• ISBN-13: 9781101057735
  • Publisher: Penguin Group (USA)
  • Publication date: 6/25/2009
  • Sold by: Penguin Group
  • Format: eBook
  • Pages: 416
  • Sales rank: 128,507
  • File size: 531 KB

Meet the Author

Craig Nelson
Craig Nelson is the author of four previous books, including The First Heroes and Let's Get Lost. His writings have appeared in Salon, The New England Review, Blender, Genre, and a host of other publications. He was an editor at HarperCollins, Hyperion, and Random House for almost twenty years and has been profiled by Variety, Interview, Manhattan, Inc., and Time Out.



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See All Sort by: Showing 1 – 20 of 31 Customer Reviews
  • Posted July 12, 2009

    more from this reviewer

    I Also Recommend:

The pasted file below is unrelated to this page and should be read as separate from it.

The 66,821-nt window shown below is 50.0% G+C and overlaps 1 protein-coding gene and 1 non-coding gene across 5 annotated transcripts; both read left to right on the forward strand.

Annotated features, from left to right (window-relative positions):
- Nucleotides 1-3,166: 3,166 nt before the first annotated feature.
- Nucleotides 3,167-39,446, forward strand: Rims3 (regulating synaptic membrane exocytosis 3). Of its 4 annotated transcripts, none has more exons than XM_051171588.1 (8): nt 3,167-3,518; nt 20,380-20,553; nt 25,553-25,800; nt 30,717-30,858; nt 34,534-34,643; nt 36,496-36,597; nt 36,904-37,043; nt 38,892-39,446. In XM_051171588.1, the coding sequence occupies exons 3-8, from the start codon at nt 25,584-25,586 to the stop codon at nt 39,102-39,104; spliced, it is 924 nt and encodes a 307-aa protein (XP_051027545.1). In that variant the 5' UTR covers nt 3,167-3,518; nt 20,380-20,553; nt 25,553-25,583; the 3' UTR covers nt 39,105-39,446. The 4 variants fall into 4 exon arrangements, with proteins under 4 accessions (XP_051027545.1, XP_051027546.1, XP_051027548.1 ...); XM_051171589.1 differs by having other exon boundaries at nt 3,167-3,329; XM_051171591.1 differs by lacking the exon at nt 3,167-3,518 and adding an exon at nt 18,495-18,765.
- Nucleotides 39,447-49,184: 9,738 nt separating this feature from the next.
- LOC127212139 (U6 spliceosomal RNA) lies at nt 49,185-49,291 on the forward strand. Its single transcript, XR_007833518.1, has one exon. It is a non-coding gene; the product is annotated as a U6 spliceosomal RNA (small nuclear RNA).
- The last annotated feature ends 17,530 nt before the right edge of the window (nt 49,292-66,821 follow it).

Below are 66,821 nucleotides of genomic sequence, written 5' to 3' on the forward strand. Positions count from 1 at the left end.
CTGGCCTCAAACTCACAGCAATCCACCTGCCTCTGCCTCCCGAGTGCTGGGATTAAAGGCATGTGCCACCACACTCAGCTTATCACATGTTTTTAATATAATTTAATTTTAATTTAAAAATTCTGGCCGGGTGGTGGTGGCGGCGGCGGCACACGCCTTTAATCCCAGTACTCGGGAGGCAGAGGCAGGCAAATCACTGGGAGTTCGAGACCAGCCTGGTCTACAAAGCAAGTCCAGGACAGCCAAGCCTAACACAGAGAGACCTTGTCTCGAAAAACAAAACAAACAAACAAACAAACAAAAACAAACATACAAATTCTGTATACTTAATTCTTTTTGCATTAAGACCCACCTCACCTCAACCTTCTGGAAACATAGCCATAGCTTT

An Interesting and Engaging Look at Apollo 11

    Craig Nelson's story of the first men on the moon is an engaging read. He provides the reader with a thorough background on the politics and Cold War aspects of the Space Race. He also makes a strong attempt to capture the personalities of those in NASA who were responsible for the America's landing on the moon. Nelson's dynamic account goes beyond the beginning, middle, and end of the moon landing. It finishes by asking some thought-provoking questions about why the Space program has not returned to the moon or explored beyond. Rocket Men is a good nonfiction read.

    5 out of 5 people found this review helpful.